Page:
Common Michaelmas-daisy - Aster novi-belgii x lanceolatus = A. x salignus

    Description

    Common Michaelmas-daisy is a plant that grows to about 1 metre in height and has daisy type flowers varying from very pale lilac to a deeper purple in colour. In this species the lateral leaf veins are slightly more prominent than in other family members.

    Similar Species

    Other Michaelmas Daisies

    Identification difficulty
    ID guidance

    Many species, hybrids and cultivars are grown in gardens, and may become naturalised.  Identification is tricky, and the key in Stace (4th edition) should be followed.

    Recording advice

    The County Recorder has asked for a specimen of this plant to be retained for verification

    Habitat

    Usually occurs as a naturalised garden escape and often close to habitation. Waste ground, rubbish tips, roadside and railway verges are all possible locations.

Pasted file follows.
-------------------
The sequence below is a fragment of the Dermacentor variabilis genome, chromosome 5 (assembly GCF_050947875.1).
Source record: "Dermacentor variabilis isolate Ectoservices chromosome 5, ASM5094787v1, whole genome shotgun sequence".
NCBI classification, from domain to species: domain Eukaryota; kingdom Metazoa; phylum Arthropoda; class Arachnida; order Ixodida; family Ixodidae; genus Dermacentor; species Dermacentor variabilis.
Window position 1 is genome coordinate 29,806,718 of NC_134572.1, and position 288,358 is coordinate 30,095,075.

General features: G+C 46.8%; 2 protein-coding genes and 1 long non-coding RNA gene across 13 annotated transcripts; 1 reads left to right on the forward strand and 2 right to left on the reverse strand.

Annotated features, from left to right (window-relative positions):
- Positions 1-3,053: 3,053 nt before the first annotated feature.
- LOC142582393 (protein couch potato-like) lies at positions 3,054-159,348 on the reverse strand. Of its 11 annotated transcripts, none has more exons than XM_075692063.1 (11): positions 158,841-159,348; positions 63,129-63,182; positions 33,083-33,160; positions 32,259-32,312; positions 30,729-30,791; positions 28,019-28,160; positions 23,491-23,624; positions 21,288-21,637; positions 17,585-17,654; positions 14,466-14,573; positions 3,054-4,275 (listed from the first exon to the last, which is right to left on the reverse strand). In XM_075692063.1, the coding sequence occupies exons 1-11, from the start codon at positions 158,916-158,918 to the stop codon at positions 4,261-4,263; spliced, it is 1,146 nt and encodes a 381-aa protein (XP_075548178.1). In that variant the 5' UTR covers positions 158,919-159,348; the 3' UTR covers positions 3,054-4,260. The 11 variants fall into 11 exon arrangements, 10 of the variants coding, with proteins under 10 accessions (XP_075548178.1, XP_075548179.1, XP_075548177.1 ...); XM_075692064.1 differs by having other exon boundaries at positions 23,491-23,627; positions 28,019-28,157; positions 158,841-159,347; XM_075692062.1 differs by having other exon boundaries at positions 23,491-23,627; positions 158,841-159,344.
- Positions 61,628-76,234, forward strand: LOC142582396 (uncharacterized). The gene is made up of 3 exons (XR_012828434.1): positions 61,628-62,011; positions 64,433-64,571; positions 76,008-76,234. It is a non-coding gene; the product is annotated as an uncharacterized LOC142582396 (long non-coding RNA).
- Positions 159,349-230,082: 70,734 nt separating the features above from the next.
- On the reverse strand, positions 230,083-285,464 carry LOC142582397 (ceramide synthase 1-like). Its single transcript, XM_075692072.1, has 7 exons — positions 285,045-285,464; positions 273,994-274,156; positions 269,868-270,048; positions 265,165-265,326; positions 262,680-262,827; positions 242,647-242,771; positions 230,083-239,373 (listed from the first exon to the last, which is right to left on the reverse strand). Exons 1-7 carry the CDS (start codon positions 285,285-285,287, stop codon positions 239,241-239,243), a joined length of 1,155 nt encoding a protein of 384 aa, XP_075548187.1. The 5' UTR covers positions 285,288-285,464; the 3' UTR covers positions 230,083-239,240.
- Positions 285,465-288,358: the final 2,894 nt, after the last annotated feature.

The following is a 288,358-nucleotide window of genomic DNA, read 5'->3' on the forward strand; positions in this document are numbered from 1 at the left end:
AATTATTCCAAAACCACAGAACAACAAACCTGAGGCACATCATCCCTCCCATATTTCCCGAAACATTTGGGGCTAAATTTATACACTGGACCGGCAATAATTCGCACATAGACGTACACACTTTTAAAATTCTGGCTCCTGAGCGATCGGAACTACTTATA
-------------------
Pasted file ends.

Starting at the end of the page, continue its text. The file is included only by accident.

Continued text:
When to see it

    Flowering time: August to October.

    Life History

    Perennial.

    UK Status

    Widespread and fairly frequent as an established plant in the wild in Britain.  This is probably the commonest Michaelmas-daisy in Britain, but together with Aster lanceolatum (syn = Symphyotrichum) it is probably under-recorded; many specimens are wrongly identified as Aster novi-belgii. 

    VC55 Status

    Uncommon or under recorded as a plant in the wild in Leicestershire and Rutland. It was not recorded in the 1979 Flora survey of Leicestershire.

    In the current checklist (Jeeves 2011) it is listed as Alien; neophyte; rarely recorded; first record form Glenfield in 1997

    Leicestershire & Rutland Map

    UK Map